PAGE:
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Realizing the Promise of Digital Twins with Process Simulation

Bruce Orcutt

March 12, 2024

The digital twin, a term now overly hyped and echoing with excitement and promise in the business world, especially in the domain of process mining tools, isn't a newfangled concept that appeared overnight. Its roots run deep into the annals of high-tech engineering, where it has been a key to more pragmatic innovation for years.

Jump to:

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Want to know more about taking your processes for a test drive with process simulation?

Picture the intricate world of engineering design—every jet engine, rocket propulsion system, or similarly sophisticated machine—where the cost to prototype and test is extremely high and the margin for error is infinitesimal. The stakes? Astronomically high. Here, the digital twin concept was conceived and perfected, allowing engineers to design, simulate, and refine complex systems in a digital realm long before their real-world counterparts were built.

As we witness the fervor around digital twins in today's business process landscape, it's essential to recognize and harness this rich heritage. The promise is tantalizing: If engineers can simulate the dynamics of a jet engine, why can't businesses simulate and "test drive" their processes to reduce costs and mitigate risks? However, just as a static design of a jet engine without simulations is of limited efficacy, a digital twin of a business process without integrated simulation capabilities remains an incomplete realization of its potential.


Why process simulation matters for business process improvement

Cost effectiveness

Just as prototyping a new airplane based solely on theory can be extremely expensive and risky, so too can introducing a new or modified business process without first confirming its performance under a variety of simulated conditions. Simulation of a planned business process can help the business avoid wasting human resources by evading the rework necessary to correct poor performance not anticipated by process designers.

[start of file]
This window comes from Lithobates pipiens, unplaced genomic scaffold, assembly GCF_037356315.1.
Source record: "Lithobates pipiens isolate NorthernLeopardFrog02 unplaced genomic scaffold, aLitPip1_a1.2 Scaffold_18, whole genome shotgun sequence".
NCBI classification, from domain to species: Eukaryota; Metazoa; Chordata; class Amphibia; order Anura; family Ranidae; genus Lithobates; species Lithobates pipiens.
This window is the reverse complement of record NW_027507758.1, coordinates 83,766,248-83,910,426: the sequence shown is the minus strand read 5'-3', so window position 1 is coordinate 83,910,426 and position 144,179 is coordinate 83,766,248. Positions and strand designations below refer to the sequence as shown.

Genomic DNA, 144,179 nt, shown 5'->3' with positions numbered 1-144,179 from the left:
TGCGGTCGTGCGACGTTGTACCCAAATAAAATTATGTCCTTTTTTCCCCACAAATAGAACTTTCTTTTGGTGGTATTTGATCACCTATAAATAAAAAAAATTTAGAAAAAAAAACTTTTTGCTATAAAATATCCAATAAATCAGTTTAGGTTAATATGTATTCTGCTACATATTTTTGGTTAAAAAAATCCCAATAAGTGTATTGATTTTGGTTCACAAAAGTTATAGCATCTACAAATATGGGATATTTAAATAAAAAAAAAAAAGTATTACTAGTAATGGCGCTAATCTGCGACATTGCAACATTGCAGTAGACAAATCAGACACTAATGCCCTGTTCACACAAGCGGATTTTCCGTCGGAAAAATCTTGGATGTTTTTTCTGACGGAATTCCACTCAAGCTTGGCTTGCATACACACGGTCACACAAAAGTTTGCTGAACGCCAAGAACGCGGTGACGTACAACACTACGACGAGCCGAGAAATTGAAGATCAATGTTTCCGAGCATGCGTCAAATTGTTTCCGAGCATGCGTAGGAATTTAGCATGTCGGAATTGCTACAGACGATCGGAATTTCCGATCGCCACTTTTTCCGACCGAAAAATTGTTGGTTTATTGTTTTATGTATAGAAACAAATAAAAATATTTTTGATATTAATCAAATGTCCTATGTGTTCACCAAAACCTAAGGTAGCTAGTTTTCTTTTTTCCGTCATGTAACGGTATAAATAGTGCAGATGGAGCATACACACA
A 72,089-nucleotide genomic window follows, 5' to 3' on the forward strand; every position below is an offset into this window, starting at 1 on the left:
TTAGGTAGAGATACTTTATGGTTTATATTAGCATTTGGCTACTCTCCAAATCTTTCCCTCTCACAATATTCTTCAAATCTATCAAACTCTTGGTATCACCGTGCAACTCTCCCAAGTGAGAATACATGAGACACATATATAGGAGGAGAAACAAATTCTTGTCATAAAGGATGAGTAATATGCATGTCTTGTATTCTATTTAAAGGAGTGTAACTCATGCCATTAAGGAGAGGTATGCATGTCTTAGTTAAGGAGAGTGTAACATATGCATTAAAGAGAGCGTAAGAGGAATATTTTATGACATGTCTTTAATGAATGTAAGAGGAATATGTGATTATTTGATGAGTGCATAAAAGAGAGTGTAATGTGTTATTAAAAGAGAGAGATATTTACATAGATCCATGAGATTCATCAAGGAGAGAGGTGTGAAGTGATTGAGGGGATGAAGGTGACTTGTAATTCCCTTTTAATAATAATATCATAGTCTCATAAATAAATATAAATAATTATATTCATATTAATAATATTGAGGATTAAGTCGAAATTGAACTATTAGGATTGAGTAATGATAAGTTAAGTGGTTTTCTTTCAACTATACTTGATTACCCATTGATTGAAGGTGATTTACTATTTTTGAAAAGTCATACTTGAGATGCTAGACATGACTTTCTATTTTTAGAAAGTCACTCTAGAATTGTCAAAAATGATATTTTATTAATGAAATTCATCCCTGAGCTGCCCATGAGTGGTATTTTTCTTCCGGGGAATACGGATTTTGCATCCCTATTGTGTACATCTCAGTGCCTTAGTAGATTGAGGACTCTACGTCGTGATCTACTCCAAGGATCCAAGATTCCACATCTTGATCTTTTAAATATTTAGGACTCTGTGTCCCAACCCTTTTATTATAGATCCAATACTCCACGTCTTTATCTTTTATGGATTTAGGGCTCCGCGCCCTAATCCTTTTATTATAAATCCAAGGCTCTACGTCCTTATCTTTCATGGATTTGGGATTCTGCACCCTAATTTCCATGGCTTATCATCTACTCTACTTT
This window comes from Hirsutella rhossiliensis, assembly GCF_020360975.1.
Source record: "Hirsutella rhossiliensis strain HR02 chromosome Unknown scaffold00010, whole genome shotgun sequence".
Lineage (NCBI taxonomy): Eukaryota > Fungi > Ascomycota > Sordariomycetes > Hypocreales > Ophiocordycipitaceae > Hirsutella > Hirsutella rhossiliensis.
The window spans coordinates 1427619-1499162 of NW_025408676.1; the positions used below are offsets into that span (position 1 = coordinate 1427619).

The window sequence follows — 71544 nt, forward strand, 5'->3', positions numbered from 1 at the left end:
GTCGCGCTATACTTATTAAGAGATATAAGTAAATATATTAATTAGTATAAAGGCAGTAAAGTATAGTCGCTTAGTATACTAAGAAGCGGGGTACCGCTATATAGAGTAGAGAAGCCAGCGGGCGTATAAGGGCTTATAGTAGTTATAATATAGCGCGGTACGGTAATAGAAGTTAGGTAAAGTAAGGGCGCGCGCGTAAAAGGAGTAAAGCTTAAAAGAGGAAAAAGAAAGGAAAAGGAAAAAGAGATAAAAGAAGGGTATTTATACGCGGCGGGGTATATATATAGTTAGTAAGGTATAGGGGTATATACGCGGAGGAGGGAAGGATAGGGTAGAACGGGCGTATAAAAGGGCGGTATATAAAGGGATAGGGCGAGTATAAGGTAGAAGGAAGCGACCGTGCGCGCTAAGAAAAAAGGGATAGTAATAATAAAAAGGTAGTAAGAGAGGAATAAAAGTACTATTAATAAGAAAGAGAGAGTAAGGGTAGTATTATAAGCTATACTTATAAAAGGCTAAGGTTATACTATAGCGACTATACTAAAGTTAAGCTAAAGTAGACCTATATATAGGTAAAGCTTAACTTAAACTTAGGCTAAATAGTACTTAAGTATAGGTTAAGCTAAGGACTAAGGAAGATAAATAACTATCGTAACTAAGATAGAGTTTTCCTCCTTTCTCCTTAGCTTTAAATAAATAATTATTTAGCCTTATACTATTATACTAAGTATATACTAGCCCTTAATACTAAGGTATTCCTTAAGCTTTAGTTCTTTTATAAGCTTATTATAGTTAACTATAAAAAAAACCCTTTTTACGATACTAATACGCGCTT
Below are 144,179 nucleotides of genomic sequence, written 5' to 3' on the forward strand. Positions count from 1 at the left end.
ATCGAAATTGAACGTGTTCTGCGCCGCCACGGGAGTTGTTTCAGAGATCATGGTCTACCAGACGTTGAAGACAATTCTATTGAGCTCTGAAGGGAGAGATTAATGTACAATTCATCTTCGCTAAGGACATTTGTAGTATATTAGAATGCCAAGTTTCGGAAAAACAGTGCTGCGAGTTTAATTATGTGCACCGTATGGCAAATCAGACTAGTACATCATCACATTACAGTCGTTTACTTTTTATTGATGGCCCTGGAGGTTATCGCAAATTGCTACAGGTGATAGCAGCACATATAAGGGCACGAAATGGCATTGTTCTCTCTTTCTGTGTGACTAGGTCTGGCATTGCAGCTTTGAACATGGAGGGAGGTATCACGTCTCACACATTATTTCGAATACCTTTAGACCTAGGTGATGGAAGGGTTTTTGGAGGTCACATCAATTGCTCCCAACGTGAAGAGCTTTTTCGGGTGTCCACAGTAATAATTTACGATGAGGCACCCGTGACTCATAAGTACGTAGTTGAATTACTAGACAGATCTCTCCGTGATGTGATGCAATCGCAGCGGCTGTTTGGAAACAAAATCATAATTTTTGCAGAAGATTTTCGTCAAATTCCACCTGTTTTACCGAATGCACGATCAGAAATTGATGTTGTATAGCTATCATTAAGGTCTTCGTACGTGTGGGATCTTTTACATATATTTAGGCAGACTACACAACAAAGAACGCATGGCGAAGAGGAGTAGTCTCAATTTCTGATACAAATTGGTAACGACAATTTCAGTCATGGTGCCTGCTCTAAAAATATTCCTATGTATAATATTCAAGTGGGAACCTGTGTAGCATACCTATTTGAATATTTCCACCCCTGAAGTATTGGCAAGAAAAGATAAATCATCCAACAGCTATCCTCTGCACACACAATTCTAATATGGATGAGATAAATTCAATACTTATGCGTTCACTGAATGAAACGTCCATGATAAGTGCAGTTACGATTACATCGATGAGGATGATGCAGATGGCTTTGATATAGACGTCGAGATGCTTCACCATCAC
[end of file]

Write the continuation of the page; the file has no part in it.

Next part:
Risk reduction

In the aerospace industry, a failed engine prototype could mean a loss of billions, not to mention a possible loss of lives. In business, a flawed process could mean decreased productivity, lost customers, or process compliance violations. In the case of processes whose purpose is to serve a human customer in healthcare, public safety, or other high-risk situations, these failures can be even more dire. Simulations allow organizations to identify and rectify potential failures to mitigate these risks.

Speed of innovation

Digital twins accelerated innovations in engineering by removing the time-consuming physical prototyping phase. Similarly, in business processes, simulation can fast-track changes by instantly showcasing potential outcomes, thus cutting down lengthy trial-and-error cycles and allowing implementation teams to focus all their energy on process implementation, free from the need to rework less-optimal process designs.



Examples across industries